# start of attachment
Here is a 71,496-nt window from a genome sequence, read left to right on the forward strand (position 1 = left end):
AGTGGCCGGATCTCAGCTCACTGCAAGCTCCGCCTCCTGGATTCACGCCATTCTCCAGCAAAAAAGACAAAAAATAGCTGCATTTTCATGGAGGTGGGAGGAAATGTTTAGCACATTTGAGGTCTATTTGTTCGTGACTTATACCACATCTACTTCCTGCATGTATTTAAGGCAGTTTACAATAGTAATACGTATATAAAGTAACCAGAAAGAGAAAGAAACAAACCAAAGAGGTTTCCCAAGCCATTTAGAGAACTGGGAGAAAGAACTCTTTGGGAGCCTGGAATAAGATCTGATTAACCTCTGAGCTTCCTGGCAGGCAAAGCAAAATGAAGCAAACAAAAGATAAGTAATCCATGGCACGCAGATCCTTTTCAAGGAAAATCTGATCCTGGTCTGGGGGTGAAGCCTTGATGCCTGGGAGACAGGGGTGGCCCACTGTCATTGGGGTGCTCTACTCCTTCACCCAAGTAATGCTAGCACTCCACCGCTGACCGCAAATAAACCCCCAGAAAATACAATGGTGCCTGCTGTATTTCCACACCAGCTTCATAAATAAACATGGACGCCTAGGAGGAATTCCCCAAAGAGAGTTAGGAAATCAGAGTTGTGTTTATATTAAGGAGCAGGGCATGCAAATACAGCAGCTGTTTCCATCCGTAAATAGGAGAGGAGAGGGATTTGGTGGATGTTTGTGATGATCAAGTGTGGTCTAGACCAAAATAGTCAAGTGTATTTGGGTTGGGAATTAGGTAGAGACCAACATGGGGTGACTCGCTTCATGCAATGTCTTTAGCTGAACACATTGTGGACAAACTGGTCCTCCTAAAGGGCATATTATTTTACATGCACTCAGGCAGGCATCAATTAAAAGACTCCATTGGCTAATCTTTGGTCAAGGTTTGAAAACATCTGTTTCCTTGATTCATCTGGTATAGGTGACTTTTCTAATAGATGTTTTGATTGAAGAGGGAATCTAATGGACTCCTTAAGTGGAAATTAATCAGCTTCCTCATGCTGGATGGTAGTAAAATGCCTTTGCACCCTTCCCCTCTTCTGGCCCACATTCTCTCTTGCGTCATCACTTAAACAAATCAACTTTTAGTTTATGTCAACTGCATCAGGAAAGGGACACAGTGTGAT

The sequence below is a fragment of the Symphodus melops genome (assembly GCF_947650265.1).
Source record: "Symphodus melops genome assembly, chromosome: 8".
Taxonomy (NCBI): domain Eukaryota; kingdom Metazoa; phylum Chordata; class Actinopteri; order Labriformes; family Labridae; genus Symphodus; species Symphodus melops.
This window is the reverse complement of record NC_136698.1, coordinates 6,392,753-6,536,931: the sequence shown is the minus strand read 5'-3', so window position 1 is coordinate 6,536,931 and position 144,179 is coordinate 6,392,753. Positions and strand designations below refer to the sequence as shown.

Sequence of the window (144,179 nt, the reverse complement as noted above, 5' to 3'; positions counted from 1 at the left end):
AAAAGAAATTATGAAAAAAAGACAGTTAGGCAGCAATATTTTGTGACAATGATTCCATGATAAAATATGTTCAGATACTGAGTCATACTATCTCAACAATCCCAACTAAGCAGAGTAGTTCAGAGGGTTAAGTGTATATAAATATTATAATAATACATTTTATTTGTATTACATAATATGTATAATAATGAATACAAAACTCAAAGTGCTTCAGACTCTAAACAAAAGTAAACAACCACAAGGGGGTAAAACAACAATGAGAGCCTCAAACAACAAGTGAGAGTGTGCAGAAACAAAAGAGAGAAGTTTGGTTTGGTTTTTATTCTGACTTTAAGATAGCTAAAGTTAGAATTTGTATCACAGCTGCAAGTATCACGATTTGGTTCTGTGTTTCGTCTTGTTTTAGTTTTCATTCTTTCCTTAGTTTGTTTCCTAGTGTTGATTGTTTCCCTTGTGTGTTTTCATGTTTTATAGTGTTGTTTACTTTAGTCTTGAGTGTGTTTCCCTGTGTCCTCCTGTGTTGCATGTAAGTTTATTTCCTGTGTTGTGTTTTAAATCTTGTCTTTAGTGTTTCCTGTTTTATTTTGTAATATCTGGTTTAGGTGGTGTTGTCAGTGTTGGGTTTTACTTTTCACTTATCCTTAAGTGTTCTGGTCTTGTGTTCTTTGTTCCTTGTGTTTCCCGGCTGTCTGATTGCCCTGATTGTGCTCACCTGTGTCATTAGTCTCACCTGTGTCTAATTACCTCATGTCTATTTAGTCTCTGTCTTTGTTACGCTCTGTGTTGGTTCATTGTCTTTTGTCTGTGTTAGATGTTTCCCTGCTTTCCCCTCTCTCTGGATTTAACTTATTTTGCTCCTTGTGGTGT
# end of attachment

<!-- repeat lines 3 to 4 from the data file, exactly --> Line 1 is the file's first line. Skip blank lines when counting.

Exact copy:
The sequence below is a fragment of the Symphodus melops genome (assembly GCF_947650265.1).
Source record: "Symphodus melops genome assembly, chromosome: 8".